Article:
Stephanie Hammerwold | , , ,| By
I love that technology has opened up a lot of possibilities for training, but sometimes it is not as effective as classroom training. When figuring out what format to use for training, it can be a challenge to pick the most effective method. Not all topics lend themselves well to online learning. Let’s look at the pros and cons of online and classroom training and some ways you can figure out which will work best for you.
Online training takes away all the time we spend driving to a training location. I have found webinars to be a highly effective way of communicating things like updates on employment laws and other HR topics. If an employee attends these trainings in person, they could lose a half a day of work when you add in drive time. The time spent on a webinar only includes the presentation itself, so the employee can get back to work as soon as the presentation is over. Online training is also a good way to reach people at multiple locations. You could train people all over the world without anyone leaving their office.
While most webinars and online learning opportunities include the option to ask questions via chat and sometimes even by phone, the level of interaction will never be quite what it is when everyone is in the same room. Without being in the same room as your audience, you don’t know if people are distracted by their phones, flipping through a magazine or engaged in other activities while your presentation plays on their screens in the background. For this reason, online training is best used when the participants choose to attend. As I will explain in the next section, I prefer a traditional classroom approach when conducting mandatory training.
Classroom training is useful for topics where you want a high level of interaction and when training is mandatory. Participants at training deemed mandatory are not always enthusiastic to be there. These are the people who might turn into more passive learners if they are getting the information from a computer screen that has no way of knowing if they are engaged or texting a friend.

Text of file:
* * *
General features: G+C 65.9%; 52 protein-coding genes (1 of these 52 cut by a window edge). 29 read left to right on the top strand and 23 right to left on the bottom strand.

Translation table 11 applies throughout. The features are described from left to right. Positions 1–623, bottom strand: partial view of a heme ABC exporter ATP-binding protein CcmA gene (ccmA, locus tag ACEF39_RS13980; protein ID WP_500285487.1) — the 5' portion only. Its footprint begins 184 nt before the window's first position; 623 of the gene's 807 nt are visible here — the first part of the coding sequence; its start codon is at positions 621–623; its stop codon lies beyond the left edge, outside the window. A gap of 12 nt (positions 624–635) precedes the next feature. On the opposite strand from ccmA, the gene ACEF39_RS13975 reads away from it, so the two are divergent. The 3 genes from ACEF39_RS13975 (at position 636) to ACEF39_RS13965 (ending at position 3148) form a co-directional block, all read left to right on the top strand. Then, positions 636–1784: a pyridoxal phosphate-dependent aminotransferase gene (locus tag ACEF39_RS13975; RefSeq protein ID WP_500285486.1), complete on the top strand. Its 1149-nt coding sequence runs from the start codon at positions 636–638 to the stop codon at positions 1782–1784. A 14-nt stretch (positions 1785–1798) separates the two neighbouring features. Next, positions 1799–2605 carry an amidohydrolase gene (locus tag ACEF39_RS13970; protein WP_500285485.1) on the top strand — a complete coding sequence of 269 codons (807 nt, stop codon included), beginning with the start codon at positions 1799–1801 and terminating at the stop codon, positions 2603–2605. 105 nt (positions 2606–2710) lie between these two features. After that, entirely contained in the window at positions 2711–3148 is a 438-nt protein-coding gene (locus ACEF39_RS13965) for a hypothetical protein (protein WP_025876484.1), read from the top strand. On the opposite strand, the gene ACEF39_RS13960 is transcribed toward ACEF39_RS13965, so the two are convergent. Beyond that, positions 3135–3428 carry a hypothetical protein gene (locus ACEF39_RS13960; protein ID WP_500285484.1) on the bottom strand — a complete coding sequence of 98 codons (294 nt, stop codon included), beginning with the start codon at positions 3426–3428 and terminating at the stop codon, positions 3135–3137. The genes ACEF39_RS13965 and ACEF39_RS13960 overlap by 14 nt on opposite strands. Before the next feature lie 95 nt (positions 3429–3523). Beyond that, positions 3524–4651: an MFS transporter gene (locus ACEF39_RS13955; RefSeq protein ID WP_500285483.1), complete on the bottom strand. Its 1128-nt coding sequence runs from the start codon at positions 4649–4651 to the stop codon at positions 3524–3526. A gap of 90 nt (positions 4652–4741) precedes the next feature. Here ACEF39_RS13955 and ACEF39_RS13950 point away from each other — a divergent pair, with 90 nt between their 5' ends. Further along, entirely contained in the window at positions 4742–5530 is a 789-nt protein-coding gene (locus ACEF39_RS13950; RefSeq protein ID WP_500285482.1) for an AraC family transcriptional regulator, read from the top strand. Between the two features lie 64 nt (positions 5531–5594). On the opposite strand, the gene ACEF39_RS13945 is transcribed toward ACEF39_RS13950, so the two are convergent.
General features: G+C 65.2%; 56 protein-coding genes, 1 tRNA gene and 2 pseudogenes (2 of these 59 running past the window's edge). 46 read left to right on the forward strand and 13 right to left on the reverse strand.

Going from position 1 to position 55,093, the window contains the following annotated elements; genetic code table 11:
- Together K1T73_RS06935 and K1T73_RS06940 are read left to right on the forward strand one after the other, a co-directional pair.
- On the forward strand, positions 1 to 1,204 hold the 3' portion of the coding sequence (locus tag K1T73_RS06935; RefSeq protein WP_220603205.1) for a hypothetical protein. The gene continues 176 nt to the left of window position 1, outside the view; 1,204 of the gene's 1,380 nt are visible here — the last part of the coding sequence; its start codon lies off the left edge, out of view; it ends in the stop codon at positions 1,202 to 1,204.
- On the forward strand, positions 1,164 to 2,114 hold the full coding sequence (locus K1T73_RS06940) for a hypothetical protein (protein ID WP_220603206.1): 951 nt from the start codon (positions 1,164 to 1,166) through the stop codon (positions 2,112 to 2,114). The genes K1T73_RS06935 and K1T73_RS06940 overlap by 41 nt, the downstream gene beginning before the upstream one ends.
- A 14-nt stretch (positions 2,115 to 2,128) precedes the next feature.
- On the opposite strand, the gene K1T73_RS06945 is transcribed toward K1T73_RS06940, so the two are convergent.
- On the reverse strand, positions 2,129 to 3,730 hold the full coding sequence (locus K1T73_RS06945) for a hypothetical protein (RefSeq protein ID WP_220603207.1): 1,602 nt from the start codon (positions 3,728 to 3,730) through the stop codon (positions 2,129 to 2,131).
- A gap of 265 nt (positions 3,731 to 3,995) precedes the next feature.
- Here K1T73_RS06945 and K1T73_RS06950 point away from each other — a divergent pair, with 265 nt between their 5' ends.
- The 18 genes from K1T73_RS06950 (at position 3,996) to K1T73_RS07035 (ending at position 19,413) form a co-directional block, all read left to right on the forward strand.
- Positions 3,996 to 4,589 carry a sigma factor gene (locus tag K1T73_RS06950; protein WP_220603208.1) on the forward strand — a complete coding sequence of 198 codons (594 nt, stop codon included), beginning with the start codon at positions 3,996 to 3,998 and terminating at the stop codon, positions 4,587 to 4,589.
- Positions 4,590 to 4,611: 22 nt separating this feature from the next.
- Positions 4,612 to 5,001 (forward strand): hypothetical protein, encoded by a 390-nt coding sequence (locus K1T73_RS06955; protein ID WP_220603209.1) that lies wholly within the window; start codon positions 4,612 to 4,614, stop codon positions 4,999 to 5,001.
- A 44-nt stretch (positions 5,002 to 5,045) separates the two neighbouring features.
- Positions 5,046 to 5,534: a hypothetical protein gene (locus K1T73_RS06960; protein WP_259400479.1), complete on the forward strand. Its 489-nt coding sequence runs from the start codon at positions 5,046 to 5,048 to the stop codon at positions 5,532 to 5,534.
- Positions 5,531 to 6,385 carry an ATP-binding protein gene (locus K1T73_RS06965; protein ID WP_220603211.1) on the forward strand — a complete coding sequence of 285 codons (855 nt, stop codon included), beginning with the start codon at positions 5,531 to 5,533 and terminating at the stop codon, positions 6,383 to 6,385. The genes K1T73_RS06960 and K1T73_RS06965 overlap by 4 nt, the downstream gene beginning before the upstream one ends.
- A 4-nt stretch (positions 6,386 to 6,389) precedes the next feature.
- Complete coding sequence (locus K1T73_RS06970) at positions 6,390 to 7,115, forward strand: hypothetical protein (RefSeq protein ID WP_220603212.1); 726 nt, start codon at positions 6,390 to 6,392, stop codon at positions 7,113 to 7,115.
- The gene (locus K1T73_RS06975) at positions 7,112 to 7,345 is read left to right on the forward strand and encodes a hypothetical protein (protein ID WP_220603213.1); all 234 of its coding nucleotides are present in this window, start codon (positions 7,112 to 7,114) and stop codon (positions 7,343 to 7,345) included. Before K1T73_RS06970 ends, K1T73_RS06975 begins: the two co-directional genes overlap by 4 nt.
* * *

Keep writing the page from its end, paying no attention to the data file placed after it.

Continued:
Although people will still pull out their phones or doodle in a notebook in a classroom setting, you as the presenter have much more control over putting a stop to these distractions. In addition, when you can see your participants, you can also measure the effectiveness of your presentation and adjust it as you go if you notice people starting to drift off into daydreams.
Here in California, employers with 50 or more employees are required to provide harassment training to supervisors every two years. There are a lot of online options that fulfill the requirement; however, this is a topic that is not always effective in an online environment. I have noticed a lot of people who complete the training online do the minimum amount of work required to fulfill the requirement. This means participants are only passively engaged in the material.
When I do classroom training on harassment prevention, I fill it with scenarios that participants need to discuss, questions based on real world examples and ample time for question and answer. Classroom training brings a level of participation among participants that can’t always be attained in an online setting. I am also aware of who is not engaging in the presentation and can address people tuning out in the moment.
How to decide what’s right for your training
Effective training includes both online and classroom components. The key is to figuring out which topics work best in each format. Do not always go with the online option because it seems easiest.
When you have the resources to weigh both options, start by understanding the topic and what you want employees to take away from the training. If it is a straightforward training on a new law or policy, online training is probably a good option. If you have a topic that requires a high level of engagement and/or a high risk of passive participants, classroom training is your best bet.
If you need to train employees in multiple locations and do not want to spend the money sending a trainer all over the place, then online training is obviously the best choice regardless of topic. Build interaction into your presentation. Pause the presentation and solicit questions from the audience. This can usually done via chat or by opening up phone lines. It won’t quite be the same as having everyone in the same room, but it can be a good way to approach online training when bringing everyone together into one room is not possible.